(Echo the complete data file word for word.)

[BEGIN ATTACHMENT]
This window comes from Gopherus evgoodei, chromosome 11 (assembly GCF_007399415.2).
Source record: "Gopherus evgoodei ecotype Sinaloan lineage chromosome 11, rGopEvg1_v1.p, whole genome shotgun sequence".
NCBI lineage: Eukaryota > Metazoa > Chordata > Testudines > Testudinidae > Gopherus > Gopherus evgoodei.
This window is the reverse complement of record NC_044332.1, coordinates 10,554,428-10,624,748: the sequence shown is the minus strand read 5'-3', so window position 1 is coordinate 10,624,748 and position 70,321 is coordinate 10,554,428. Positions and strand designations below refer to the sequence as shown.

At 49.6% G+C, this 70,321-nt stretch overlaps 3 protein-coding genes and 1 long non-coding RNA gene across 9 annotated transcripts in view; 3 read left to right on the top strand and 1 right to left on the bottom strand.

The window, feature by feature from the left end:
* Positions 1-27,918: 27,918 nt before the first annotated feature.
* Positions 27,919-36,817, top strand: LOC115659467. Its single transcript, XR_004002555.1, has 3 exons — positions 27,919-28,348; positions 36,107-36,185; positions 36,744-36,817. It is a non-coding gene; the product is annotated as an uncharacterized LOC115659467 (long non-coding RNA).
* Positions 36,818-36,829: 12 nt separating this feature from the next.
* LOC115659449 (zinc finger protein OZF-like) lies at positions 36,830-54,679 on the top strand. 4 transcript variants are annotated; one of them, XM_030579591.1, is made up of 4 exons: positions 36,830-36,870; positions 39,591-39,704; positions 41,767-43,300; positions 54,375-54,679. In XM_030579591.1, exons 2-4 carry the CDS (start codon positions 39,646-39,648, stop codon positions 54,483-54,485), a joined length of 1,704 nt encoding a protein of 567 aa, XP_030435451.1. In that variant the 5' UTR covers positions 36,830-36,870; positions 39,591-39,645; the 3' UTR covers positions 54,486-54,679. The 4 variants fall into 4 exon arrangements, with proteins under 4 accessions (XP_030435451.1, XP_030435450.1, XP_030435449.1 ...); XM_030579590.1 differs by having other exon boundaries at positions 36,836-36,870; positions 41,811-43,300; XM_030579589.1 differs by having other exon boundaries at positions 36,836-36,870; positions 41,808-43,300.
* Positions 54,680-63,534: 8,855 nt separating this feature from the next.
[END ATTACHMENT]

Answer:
This window comes from Gopherus evgoodei, chromosome 11 (assembly GCF_007399415.2).
Source record: "Gopherus evgoodei ecotype Sinaloan lineage chromosome 11, rGopEvg1_v1.p, whole genome shotgun sequence".
NCBI lineage: Eukaryota > Metazoa > Chordata > Testudines > Testudinidae > Gopherus > Gopherus evgoodei.
This window is the reverse complement of record NC_044332.1, coordinates 10,554,428-10,624,748: the sequence shown is the minus strand read 5'-3', so window position 1 is coordinate 10,624,748 and position 70,321 is coordinate 10,554,428. Positions and strand designations below refer to the sequence as shown.

At 49.6% G+C, this 70,321-nt stretch overlaps 3 protein-coding genes and 1 long non-coding RNA gene across 9 annotated transcripts in view; 3 read left to right on the top strand and 1 right to left on the bottom strand.

The window, feature by feature from the left end:
* Positions 1-27,918: 27,918 nt before the first annotated feature.
* Positions 27,919-36,817, top strand: LOC115659467. Its single transcript, XR_004002555.1, has 3 exons — positions 27,919-28,348; positions 36,107-36,185; positions 36,744-36,817. It is a non-coding gene; the product is annotated as an uncharacterized LOC115659467 (long non-coding RNA).
* Positions 36,818-36,829: 12 nt separating this feature from the next.
* LOC115659449 (zinc finger protein OZF-like) lies at positions 36,830-54,679 on the top strand. 4 transcript variants are annotated; one of them, XM_030579591.1, is made up of 4 exons: positions 36,830-36,870; positions 39,591-39,704; positions 41,767-43,300; positions 54,375-54,679. In XM_030579591.1, exons 2-4 carry the CDS (start codon positions 39,646-39,648, stop codon positions 54,483-54,485), a joined length of 1,704 nt encoding a protein of 567 aa, XP_030435451.1. In that variant the 5' UTR covers positions 36,830-36,870; positions 39,591-39,645; the 3' UTR covers positions 54,486-54,679. The 4 variants fall into 4 exon arrangements, with proteins under 4 accessions (XP_030435451.1, XP_030435450.1, XP_030435449.1 ...); XM_030579590.1 differs by having other exon boundaries at positions 36,836-36,870; positions 41,811-43,300; XM_030579589.1 differs by having other exon boundaries at positions 36,836-36,870; positions 41,808-43,300.
* Positions 54,680-63,534: 8,855 nt separating this feature from the next.